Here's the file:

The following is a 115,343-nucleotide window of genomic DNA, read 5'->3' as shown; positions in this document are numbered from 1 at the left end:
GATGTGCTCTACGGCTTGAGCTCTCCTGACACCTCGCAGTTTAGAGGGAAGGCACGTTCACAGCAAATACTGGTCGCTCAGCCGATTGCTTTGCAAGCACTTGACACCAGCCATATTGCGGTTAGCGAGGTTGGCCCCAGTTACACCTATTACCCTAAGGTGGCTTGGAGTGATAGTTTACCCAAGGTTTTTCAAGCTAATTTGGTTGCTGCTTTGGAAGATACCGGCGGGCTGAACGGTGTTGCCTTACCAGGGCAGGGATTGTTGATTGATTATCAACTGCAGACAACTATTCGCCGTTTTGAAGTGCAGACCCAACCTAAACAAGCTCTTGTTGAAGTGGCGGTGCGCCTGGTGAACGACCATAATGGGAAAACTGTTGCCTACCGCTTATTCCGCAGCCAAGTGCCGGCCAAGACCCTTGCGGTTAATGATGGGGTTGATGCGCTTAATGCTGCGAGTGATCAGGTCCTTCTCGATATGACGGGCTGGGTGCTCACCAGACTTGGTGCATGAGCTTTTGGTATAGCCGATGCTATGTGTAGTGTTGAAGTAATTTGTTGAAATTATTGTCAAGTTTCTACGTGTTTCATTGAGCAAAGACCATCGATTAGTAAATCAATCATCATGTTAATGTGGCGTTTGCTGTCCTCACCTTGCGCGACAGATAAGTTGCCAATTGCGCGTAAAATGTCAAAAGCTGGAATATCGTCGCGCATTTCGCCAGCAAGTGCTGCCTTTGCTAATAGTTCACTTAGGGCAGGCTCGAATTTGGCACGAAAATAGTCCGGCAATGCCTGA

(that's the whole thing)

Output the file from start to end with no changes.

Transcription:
The following is a 115,343-nucleotide window of genomic DNA, read 5'->3' as shown; positions in this document are numbered from 1 at the left end:
GATGTGCTCTACGGCTTGAGCTCTCCTGACACCTCGCAGTTTAGAGGGAAGGCACGTTCACAGCAAATACTGGTCGCTCAGCCGATTGCTTTGCAAGCACTTGACACCAGCCATATTGCGGTTAGCGAGGTTGGCCCCAGTTACACCTATTACCCTAAGGTGGCTTGGAGTGATAGTTTACCCAAGGTTTTTCAAGCTAATTTGGTTGCTGCTTTGGAAGATACCGGCGGGCTGAACGGTGTTGCCTTACCAGGGCAGGGATTGTTGATTGATTATCAACTGCAGACAACTATTCGCCGTTTTGAAGTGCAGACCCAACCTAAACAAGCTCTTGTTGAAGTGGCGGTGCGCCTGGTGAACGACCATAATGGGAAAACTGTTGCCTACCGCTTATTCCGCAGCCAAGTGCCGGCCAAGACCCTTGCGGTTAATGATGGGGTTGATGCGCTTAATGCTGCGAGTGATCAGGTCCTTCTCGATATGACGGGCTGGGTGCTCACCAGACTTGGTGCATGAGCTTTTGGTATAGCCGATGCTATGTGTAGTGTTGAAGTAATTTGTTGAAATTATTGTCAAGTTTCTACGTGTTTCATTGAGCAAAGACCATCGATTAGTAAATCAATCATCATGTTAATGTGGCGTTTGCTGTCCTCACCTTGCGCGACAGATAAGTTGCCAATTGCGCGTAAAATGTCAAAAGCTGGAATATCGTCGCGCATTTCGCCAGCAAGTGCTGCCTTTGCTAATAGTTCACTTAGGGCAGGCTCGAATTTGGCACGAAAATAGTCCGGCAATGCCTGA